BOOK REVIEW / All quiet on the wasp front: 'Across the Bridge' - Mavis Gallant: Bloomsbury, 9.95 pounds: Natasha Walter on a quiet, well-mannered new collection of stories by Mavis Gallant

BLOOMSBURY has done an odd and not altogether brilliant thing in putting this new collection of Mavis Gallant's short stories straight into their Modern Classics series. It gives most of us a jolt, the idea that a book - however clever and witty and pertinent - can become a classic on the day of publication. Greatness is more than a 'classic design'. What the tag does to Gallant, unfortunately, is highlight her least attractive side: it plays to the expectations of the reader and produces pre- digested, well-packaged fiction.

That's not to say that Gallant doesn't have her own particular talent. She can be immensely impressive, with her neat dialogue, her controlled plots, her ability to force various lives into pleasing, pointed patterns. Her characters range from elderly academics to silly young girls starting out in life; from a brusque young Canadian tearaway to a widowed Parisian landlady. If they can all seem a bit similar, that's because Gallant keeps them all at the same distance - at arm's length; and at the same angle - held kind of slantingly. She can take odd looks, and sum them up, and never get too close. She's not the kind of writer to love her characters, or ventriloquise for them. At her best, this distance makes for a crackling dry irony that raises our willing laughter. When one woman considers her sister's marital situation, she comments archly: ' 'Berthe doesn't need a widower,' said Marie. 'She can sit on her front balcony and watch widowers running in Parc Lafontaine any Sunday. There's no room in the flat for a widower. All the closets are full.' '

But short story writers, like writers of haiku, must work pretty hard to show that they have enough meat. Too often, what is perhaps the imagination running out of steam is disguised by an intimation of poignancy: a quick, dying fall, and then the easy let-out of silence. Mavis Gallant is occasionally guilty of this. Some of her odder, dryer characters could not have lived for longer than the 20-odd pages she gives them. They exist in a glimpsed gesture - 'Like his father, he lets his eyelids droop,' a few more- or-less memorable phrases or an odd occupation: 'having spent 24 years in the Republic of Saltnatek, where he established the first modern university, recorded the vocabulary and structure of the Saltnatek tongue, and discovered in a remote village an allophylian language unknown except to its speakers . . .' So we're not entirely convinced, or impressed, when Gallant whisks away from them with a graceful wave.

Anita Brookner describes Gallant as 'sane'. That must be a particular, Brooknerish view of sane, because most of the characters in these stories are mad. There's the Canadian woman who picks up a heavy charge of static electricity every time she flies to the States, the couple who steal a baby from a Catholic orphanage, the nice boy who wears silver and white, filches all his aunt's money and runs off to be a motel manager.

But even if these people don't abide by the norms of extra-literary life, they are, it's true, part of contemporary literature's normal world. They are disparate, dispossessed, fey people, whose main struggle is not in doing or being, but in communicating. Crossed lines abound. 'Berthe said to Marie, 'At least we know where he is,' but it was not so, they never quite knew'; 'They seemed to be listening, but the person he thought he was talking to, trying to reach the heart of, was deaf and blind. . .'; 'No one was listening'; 'He was unable to answer, and seemed to find the question astonishing'; 'She had pretended not to hear. . .' One story centres on a girl who believes that a man she has been communicating with by letter wants to marry her. When her mother approaches his family, she is surprised to be rebuffed. Eventually she asks to see the letters and verify the situation: ' 'I want the letter that mentions marriage.' 'It was between the lines,' I said, watching her face as she read. 'It was nowhere.' She seemed sorry for me, all at once.'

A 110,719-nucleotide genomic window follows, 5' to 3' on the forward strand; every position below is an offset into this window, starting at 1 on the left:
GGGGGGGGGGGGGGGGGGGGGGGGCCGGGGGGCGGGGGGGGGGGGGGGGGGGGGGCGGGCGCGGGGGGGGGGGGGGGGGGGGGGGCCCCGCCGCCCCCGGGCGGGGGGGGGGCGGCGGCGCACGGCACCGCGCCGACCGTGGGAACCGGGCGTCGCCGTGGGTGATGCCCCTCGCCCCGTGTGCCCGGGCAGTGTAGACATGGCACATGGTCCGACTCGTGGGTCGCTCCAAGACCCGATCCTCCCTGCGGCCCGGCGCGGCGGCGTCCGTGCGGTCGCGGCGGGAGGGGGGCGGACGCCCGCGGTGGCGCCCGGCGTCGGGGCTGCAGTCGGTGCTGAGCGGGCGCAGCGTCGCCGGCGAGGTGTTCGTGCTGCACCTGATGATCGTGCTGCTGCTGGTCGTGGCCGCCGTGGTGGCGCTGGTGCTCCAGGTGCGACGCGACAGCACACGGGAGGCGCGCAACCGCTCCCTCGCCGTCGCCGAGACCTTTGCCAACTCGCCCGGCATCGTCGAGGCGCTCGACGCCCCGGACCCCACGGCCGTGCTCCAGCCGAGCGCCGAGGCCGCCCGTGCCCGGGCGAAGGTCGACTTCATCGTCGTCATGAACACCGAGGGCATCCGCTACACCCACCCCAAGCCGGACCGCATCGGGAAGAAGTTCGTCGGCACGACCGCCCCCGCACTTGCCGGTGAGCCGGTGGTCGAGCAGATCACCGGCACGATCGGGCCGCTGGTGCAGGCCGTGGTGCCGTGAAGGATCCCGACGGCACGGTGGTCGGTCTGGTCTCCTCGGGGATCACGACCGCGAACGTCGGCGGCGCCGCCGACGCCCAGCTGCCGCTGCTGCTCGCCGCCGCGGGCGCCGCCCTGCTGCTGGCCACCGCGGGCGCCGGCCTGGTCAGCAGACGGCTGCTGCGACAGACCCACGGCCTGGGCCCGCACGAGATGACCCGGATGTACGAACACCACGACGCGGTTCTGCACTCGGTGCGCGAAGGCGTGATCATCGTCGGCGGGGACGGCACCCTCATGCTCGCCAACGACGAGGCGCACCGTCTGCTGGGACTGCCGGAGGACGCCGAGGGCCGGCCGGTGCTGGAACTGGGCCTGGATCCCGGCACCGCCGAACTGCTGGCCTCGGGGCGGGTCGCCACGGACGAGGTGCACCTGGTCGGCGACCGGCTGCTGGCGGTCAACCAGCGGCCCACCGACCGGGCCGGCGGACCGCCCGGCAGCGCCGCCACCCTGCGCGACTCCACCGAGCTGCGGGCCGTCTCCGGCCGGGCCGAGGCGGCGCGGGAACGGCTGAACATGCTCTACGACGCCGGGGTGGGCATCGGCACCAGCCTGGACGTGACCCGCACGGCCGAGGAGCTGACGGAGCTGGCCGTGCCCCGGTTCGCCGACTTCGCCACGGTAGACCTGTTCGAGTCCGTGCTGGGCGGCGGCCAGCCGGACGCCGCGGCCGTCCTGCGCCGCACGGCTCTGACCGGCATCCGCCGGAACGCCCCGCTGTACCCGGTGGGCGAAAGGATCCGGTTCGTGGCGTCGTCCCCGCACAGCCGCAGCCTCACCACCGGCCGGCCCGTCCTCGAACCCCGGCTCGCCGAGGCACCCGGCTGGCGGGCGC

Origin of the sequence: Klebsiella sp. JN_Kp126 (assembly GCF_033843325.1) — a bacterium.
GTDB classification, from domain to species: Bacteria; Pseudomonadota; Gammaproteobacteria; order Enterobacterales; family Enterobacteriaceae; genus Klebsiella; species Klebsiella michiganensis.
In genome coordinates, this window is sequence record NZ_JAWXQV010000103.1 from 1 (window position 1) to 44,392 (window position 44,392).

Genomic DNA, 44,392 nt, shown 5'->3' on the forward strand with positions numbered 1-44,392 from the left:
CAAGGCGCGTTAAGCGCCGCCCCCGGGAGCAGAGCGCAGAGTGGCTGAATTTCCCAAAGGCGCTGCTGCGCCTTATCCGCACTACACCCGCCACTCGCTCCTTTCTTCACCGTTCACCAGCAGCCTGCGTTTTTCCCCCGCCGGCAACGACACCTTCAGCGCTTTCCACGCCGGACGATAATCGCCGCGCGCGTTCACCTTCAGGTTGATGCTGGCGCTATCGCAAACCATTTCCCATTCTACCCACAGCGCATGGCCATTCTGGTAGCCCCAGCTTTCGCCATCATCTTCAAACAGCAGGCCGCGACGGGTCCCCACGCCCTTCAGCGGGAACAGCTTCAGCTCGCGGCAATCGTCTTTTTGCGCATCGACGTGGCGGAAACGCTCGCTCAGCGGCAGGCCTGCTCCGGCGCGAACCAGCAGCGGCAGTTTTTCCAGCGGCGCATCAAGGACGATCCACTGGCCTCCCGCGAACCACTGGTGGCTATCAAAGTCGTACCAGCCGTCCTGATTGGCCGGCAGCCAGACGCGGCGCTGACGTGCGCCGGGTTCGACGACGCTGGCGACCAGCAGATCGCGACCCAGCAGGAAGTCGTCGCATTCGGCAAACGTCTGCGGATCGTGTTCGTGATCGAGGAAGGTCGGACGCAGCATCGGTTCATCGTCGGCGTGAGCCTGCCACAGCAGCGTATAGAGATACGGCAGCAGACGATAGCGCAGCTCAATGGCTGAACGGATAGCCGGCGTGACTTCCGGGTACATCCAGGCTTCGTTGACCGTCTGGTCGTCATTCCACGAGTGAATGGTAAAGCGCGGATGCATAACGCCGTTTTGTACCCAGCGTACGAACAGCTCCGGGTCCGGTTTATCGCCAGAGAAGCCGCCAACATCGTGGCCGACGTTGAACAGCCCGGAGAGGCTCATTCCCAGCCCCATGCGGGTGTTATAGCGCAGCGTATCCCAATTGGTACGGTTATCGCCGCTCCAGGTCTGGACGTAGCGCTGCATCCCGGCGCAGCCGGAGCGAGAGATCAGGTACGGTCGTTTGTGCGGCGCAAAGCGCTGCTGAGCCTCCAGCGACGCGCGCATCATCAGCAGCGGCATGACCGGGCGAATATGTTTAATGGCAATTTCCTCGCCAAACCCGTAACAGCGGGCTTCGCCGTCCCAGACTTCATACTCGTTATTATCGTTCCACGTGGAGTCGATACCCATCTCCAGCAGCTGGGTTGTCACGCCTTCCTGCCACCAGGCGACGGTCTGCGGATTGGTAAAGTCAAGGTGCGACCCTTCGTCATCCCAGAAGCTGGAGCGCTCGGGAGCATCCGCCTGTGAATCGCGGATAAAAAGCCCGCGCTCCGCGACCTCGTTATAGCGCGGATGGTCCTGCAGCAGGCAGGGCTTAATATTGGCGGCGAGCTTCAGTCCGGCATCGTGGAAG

This lack of ability to communicate, poignant though it is, can make the reader twitch a bit after so much repetition. The emotions to be communicated don't feel weighty and complex enough to make all that pussyfooting around worthwhile. As a statement of the human condition, is 'we can't talk to each other' quite enough? And rather than harp on the idea so softly, a book that we loved enough to believe it a classic would be surprised by it, or shatter it. Cool and clever as these stories are, in many of them not very much breaks through the measured surface. Gallant likes to set them in a dreamy, bygone era - roughly the Fifties - when girls wore hats that could be mistaken for bunches of flowers, and women who bought their own fur coats could seem pretty daring. It suits her to stay in a time when social codes were more static: she seems uncertain about how, or whether, to use her undoubted fictional gifts in the service of messy, moving, grabbing life. One of the tensest moments comes when there's an attack of wasps in the middle of a long Sunday lunch: 'A few minutes later, just as they were starting to eat their melon, wasps came thudding against the table, like pebbles thrown. The adults froze, as though someone had drawn a gun.' If only the human buzz ever broke the surface with such heat, such hum.

Have you tried new the Independent Digital Edition apps?
Arts and Entertainment

ebooksNow available in paperback
Arts and Entertainment

ebooks
Arts and Entertainment
theatre
Arts and Entertainment
Place Blanche, Paris, 1961, shot by Christer Strömholm
photographyHow the famous camera transformed photography for ever
Arts and Entertainment